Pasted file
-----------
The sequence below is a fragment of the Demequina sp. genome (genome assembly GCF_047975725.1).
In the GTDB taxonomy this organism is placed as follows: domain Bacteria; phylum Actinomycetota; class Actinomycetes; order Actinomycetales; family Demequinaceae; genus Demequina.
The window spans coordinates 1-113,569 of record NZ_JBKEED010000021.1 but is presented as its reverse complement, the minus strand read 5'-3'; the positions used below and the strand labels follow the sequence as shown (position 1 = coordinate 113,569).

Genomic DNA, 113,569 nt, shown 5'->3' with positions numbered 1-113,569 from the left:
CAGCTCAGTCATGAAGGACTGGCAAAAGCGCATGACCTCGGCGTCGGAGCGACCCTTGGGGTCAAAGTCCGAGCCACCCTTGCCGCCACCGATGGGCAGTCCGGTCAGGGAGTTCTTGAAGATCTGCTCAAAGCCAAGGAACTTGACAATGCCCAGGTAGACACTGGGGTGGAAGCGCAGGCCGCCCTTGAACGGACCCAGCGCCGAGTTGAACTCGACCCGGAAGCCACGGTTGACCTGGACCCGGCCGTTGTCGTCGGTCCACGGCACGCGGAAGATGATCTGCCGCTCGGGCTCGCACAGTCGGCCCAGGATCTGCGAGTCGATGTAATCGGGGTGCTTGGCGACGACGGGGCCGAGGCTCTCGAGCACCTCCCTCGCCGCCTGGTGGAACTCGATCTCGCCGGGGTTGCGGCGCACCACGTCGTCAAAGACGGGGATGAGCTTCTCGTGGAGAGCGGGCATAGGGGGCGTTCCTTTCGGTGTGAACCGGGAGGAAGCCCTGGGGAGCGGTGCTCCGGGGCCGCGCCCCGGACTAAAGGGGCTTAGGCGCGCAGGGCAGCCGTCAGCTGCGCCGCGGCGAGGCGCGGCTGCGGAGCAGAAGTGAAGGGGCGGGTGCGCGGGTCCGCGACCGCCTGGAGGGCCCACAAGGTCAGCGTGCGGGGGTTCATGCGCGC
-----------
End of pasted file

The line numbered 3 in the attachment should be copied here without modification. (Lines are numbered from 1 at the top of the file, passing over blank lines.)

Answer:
The window spans coordinates 1-113,569 of record NZ_JBKEED010000021.1 but is presented as its reverse complement, the minus strand read 5'-3'; the positions used below and the strand labels follow the sequence as shown (position 1 = coordinate 113,569).